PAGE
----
Table of Contents

Chap. 1 Remote Sensing and Geographic Information Systems (Tetsuro Sakai).
Chap. 2 Biologging (Nobuaki Arai, Junichi Okuyama).
Chap. 3 Human Sensing (Yuichi Nakamura).
Chap. 4 Ethnography (Takaaki Tsuji) Chap. 5 - System Dynamics (Kazuyuki Moriya).
Chap. 6 Multi-agent Simulation (Toru Ishida, Hiromitsu Hattori, Yuu Nakajima).
Chap. 7 Inclusive Design (Takayuki Shiose).
Chap. 8 Participatory Design (Yutaka Yamauchi).
Chap. 9 Case Writing (Shigeo Matsubara).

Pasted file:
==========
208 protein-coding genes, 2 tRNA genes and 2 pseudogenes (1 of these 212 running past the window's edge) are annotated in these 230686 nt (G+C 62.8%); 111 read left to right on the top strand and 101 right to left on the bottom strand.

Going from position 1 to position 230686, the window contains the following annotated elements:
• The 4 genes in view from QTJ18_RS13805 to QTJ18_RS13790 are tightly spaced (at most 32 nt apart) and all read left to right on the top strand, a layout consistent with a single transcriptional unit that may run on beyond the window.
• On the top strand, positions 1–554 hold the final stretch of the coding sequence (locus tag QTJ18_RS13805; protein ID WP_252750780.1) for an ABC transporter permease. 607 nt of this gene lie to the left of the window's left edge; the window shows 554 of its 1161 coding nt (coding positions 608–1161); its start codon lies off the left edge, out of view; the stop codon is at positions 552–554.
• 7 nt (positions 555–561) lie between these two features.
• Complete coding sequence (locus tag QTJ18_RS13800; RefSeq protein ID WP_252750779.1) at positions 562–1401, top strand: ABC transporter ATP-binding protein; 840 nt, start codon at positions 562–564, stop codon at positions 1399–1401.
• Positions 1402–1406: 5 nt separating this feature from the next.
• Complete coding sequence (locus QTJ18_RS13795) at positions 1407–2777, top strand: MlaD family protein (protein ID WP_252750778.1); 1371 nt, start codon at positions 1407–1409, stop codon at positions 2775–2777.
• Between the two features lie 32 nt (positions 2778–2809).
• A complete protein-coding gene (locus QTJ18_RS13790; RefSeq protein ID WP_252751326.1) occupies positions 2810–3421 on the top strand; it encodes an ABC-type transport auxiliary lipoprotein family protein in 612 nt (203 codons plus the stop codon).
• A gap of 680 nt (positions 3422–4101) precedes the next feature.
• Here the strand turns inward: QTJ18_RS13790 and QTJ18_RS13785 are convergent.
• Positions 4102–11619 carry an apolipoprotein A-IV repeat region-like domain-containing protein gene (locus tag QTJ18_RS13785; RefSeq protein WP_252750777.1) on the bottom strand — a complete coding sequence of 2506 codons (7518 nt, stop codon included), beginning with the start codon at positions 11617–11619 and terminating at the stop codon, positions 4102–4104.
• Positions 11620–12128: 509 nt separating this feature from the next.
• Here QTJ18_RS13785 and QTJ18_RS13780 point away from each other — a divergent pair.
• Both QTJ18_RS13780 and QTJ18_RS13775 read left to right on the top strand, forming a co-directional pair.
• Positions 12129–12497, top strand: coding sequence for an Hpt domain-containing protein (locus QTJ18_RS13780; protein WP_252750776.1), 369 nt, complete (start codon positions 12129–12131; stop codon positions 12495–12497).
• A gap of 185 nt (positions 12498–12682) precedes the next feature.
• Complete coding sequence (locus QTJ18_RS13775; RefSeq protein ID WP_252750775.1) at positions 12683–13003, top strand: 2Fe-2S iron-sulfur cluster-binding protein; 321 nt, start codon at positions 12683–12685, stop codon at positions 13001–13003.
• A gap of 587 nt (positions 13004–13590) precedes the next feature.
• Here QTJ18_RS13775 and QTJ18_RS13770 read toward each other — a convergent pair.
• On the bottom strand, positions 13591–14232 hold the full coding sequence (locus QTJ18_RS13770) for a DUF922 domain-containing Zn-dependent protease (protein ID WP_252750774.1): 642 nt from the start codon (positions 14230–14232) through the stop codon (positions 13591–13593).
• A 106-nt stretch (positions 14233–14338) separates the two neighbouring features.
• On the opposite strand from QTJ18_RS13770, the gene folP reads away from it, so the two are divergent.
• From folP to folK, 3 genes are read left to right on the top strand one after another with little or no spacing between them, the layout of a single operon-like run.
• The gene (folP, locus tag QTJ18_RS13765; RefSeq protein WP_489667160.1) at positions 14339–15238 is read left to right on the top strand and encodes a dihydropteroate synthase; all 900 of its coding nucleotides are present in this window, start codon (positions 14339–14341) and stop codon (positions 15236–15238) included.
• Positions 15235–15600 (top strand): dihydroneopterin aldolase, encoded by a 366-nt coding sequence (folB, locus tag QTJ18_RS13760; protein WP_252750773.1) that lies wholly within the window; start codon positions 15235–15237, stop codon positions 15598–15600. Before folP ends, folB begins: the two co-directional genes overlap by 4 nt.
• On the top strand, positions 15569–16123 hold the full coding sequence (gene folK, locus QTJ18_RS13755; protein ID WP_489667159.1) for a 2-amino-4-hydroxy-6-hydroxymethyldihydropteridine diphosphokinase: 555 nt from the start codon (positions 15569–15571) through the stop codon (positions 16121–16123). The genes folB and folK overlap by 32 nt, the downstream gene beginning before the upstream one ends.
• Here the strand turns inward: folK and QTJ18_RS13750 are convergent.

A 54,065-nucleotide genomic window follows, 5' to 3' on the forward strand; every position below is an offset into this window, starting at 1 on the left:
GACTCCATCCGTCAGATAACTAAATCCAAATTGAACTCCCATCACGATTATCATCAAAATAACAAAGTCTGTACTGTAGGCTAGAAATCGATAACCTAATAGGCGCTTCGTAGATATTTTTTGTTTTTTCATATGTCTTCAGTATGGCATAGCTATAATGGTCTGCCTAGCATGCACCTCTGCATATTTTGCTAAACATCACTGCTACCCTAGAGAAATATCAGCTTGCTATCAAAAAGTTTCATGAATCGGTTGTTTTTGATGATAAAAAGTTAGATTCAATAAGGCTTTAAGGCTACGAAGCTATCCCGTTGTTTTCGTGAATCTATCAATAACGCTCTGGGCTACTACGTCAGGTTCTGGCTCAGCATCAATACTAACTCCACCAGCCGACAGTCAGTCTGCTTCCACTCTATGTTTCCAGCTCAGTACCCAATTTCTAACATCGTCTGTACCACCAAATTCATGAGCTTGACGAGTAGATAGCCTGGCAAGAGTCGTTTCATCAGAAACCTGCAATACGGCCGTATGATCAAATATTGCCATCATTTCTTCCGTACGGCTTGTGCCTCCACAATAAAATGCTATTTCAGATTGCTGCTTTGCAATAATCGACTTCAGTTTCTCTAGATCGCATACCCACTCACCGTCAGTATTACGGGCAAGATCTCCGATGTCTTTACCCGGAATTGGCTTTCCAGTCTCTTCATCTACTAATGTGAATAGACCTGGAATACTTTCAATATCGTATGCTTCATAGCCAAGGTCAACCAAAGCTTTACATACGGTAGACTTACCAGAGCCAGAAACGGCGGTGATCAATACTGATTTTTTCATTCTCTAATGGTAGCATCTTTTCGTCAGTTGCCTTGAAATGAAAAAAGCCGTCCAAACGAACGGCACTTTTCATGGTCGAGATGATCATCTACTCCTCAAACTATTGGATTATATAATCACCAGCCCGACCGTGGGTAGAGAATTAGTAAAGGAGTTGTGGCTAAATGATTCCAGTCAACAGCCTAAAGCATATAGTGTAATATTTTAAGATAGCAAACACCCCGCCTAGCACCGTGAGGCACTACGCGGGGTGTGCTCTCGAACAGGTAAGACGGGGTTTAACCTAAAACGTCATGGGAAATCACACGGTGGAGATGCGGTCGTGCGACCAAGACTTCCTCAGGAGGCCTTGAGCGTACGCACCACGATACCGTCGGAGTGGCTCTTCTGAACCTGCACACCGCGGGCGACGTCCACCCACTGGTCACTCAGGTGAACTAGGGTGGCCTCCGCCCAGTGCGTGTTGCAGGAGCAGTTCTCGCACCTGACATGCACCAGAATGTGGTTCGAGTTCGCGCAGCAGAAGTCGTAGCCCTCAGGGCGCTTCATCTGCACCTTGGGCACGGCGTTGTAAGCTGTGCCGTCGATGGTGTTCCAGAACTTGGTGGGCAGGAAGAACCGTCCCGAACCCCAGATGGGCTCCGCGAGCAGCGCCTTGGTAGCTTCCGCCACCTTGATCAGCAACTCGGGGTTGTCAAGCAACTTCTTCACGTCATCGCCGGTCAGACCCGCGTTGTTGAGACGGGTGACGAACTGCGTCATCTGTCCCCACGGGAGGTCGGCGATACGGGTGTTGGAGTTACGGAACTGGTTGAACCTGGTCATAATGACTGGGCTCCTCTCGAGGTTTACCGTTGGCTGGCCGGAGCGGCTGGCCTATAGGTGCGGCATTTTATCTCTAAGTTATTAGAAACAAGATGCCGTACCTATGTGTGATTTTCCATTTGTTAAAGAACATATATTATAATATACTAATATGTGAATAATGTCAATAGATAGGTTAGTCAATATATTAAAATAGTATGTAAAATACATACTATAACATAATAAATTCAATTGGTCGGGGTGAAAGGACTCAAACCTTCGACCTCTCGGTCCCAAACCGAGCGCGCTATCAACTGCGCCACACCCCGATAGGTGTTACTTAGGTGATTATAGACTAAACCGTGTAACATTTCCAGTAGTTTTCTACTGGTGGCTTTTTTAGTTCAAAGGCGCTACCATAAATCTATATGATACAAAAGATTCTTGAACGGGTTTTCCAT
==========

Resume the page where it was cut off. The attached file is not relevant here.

Chap. 10 Outreach Communication (Reiko Hishiyama). Here we use the term "field" to refer to a sphere of practical operation, and correspondingly the term "field informatics" describes informatics tools and methodologies that arise in the field. The components of field informatics are description, prediction, design and transfer, and the methods for those components vary widely. For example, we consider the social goal of revitalizing a mountainous area experiencing depopulation and we show how the tools and methodologies of field informatics may be used to describe such situations using remote sensing, biologging, human sensing and ethnography; the effects of various solutions can be predicted using system dynamics and multiagent simulations; the solutions can be designed using inclusive design or participatory design methods; and finally the experience gained can be transferred using case writing and outreach communication. The authors are specialists in diverse areas such as informatics, engineering, agriculture, sociology and pedagogy, and their areas of interest range from environment conservation to social education for international cooperation. They have a particular focus on the environment in southeast Asia and related topics such as large-scale traffic simulations, participatory workshops, inclusive design workshops, distance learning, and intercultural collaboration. This book targets graduate students seeking tools and methodologies for natural observation, field workers engaged in social participation, and researchers and engineers pursuing innovation. The techniques described in the book could also be exploited by government officials to form consensus and develop activities or by non-profit organizations to undertake more effective social programs.